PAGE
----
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NG3 (Nottingham) area guide

NG3
Nottingham
The NG3 postcode district lies within or includes part of the following towns, counties, localities, electoral wards and stations: Bakersfield, Bilborough, Carlton, Carlton Hill, Dales, Killisick, Lambley, Mapperley, Mapperley Park, Mapperley Plains, Nottingham, Nottinghamshire, Porchester, Sherwood, Sneinton, St Anns, St Ann's, St James, Thorneywood, Woodthorpe.
Nottigham was once known as Tigguo Cobauc, meaning ‘place of caves,’ before it was named after the Saxon Chief Snot. During his rule, Snot brought his people to this area and the place became known as Snotingham, meaning ‘a home for the Snot people.’

In the 11th century, Nottingham castle was constructed on a sandstone outcrop by the River Leen. It later developed into the English borough and functioned as the centre for the town hall and law courts. The evidence of Saxon settlement can be found anywhere in the town. Later, the Old Market Square became the focal point of the town.

Nottingham expanded its trade in the textile industry, particularly with lace manufacturing. However, following World War II, the textile sector declined, and today all that is left are old industrial buildings around the Lace Market district. Nottingham became a county borough in 1889, under the Local Government Act of 1888. In 1951, a further extension of Clifton and Wilford on the south of the River Trent was made.
Nottingham is a concoction of old and new, with buildings and houses in a variety of architectural styles, dating as far back as the 1100s. The Old Market Square still remains the focal point of the city, with the dominant Council House overlooking it. The Lace Market, located south of Hockley, has now transformed into a row of red-brick warehouses used for a variety of functions. Some have been converted into apartments, bars and restaurants, and also New College Nottingham. Nottingham is also known as the home to many company headquarters, such as Boots Pharmacy, E.ON UK and Speedo. Much of the UK’s economic success can be attributed to Nottingham, as it has the 4th highest GDP per capita in the country after London, Edinburgh, and Belfast. The city is progressively changing its focus from industrial city to service sectors, including financial and business services, science and IT, and creative industries.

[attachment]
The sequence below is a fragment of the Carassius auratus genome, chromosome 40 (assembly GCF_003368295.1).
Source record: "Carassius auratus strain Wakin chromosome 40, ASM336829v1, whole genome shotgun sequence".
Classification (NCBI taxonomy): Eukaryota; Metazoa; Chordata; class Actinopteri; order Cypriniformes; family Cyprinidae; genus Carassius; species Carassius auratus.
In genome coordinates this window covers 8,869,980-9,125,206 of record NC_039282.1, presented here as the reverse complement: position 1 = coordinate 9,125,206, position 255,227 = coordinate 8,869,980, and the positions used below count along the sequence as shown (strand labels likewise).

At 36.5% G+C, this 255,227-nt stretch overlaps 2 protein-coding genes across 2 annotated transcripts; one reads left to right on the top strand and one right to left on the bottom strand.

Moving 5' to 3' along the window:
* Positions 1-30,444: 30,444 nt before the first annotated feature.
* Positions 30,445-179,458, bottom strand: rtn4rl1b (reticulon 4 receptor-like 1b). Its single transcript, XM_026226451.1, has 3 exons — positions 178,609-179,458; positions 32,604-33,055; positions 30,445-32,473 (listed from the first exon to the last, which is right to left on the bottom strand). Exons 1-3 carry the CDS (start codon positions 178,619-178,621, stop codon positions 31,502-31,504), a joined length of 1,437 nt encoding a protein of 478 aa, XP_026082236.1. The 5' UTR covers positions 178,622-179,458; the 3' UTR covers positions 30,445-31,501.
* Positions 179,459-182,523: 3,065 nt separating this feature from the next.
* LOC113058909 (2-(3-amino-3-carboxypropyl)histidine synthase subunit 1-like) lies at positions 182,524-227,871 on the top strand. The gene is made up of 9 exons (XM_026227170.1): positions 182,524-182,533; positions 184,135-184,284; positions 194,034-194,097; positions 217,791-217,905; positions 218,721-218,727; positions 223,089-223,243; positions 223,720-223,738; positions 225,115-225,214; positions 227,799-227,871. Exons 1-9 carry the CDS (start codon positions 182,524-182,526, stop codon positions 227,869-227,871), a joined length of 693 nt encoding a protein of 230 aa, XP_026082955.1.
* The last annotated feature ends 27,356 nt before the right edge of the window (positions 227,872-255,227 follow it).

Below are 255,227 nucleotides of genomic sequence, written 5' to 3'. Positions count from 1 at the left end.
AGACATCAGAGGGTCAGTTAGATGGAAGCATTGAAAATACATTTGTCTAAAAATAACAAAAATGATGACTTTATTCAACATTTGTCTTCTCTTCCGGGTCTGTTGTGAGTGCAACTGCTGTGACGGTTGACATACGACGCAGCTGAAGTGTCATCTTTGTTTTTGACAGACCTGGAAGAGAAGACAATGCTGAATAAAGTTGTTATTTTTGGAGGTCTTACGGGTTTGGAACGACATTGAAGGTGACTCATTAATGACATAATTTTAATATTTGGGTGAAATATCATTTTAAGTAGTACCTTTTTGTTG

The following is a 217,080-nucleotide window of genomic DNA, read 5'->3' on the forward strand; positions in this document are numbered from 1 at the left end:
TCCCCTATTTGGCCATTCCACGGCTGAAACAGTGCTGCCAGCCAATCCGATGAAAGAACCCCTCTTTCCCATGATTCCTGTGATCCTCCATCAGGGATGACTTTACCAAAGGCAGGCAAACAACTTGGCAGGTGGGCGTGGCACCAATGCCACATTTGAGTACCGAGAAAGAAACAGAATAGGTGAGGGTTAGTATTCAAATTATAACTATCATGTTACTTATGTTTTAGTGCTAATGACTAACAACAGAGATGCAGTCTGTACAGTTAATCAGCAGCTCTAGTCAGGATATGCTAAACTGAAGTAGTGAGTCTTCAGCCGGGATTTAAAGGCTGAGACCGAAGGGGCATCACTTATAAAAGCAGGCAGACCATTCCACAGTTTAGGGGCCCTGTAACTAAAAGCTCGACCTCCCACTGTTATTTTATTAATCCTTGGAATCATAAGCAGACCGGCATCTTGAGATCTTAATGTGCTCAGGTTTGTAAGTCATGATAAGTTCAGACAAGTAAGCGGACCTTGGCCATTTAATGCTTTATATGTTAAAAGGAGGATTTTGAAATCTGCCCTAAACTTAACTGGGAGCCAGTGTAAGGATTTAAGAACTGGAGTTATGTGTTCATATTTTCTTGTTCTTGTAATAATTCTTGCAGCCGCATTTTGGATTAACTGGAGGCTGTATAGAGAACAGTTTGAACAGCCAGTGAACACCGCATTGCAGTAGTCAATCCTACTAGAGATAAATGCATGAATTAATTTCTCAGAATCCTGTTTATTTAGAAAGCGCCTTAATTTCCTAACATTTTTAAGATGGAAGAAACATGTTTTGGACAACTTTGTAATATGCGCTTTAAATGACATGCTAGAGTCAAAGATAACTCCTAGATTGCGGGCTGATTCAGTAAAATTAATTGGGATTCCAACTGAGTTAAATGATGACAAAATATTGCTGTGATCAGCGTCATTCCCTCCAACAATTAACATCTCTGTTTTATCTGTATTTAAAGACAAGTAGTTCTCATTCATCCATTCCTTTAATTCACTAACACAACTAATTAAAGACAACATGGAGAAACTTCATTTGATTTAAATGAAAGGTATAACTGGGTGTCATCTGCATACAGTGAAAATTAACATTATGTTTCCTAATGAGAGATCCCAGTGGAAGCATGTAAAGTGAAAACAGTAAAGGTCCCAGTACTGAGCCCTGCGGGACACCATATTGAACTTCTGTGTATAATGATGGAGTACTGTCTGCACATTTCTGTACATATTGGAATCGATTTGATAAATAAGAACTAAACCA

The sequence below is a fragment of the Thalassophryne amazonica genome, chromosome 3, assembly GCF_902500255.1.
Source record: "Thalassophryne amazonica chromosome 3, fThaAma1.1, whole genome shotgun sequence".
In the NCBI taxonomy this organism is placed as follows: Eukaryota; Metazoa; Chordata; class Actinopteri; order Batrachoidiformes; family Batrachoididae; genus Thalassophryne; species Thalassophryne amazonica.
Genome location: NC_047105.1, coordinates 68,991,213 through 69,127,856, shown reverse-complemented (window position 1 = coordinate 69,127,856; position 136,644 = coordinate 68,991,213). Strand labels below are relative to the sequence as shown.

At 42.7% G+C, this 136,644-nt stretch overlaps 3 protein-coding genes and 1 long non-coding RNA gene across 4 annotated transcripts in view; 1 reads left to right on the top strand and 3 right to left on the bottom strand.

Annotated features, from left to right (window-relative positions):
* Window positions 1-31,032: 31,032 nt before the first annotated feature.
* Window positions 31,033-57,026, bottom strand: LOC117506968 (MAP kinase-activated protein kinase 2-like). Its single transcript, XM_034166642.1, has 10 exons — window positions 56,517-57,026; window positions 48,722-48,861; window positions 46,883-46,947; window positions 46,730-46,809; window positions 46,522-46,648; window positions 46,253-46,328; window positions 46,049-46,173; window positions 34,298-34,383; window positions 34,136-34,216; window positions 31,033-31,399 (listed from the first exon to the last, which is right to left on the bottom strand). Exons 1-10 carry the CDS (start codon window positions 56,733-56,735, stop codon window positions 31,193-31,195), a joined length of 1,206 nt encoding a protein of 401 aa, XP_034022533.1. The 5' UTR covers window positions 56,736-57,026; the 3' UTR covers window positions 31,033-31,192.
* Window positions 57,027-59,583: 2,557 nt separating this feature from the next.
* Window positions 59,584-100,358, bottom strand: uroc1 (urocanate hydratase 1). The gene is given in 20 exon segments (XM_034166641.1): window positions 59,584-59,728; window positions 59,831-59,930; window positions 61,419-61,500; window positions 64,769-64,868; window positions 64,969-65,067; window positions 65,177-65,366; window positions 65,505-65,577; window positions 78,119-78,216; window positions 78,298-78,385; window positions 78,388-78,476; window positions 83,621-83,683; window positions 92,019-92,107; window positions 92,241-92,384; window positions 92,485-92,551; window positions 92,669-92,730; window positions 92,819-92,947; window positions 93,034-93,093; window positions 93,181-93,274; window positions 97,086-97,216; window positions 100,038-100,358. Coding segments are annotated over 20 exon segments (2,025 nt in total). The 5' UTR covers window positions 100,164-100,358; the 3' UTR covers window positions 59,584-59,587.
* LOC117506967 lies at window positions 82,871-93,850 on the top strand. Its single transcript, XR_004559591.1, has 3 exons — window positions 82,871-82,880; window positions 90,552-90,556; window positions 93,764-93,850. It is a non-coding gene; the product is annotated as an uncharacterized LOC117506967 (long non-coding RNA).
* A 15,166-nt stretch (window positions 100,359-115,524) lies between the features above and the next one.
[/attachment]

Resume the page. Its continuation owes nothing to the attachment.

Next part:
The types of neighbourhood in NG3 can differ quite drastically. For example, some of the most expensive streets, such as Sefton Drive, Richmond Drive, and Warwick Road contain properties worth around £780,000. In this postcode area, the majority of the residents are wealthy, mature professionals with a very high family income and education level. In comparison to this, roads like Dennett Close, Wray Close, and Lobelia Close are some of the most affordable areas to live in NG3. Houses here are worth around £47,000.
Aside from the Old Market Square and the multitude of architectural delights, the city of Nottingham includes several different areas, each with their own unique characteristics. To the east of the centre is the Victoria Shopping Centre. Above the shopping centre are 250 foot-high Victorian flats, which combined make the tallest building in the city. The other end of the city (i.e. the western side) houses the modern office complexes. On the south side is Nottingham’s main shopping destination for high-end and high street brands, as well as a selection of bars and restaurants, Westfield Broadmarsh Shopping Centre. Adjacent to Nottingham railway station, a little bit further south, is the canal. The eastern third of the city contains Hockley Village, where the vast majority of independent shops can be found. Nottingham is home to an annual family-friendly music festival in Wollaton Park, just to the west of the centre of Nottingham on Wollaton Vale. The park borders some parts of the University of Nottingham’s campus. The University of Nottingham is often ranked in the UK’s top 10 and in the world’s top 100 for its world-leading research and international excellence. Other institutions for higher education include Nottingham Trent University and the Nottingham School of Fashion. Despite the success of its universities, Nottingham’s state school system ranked at the bottom of the list both for primary and secondary schools.
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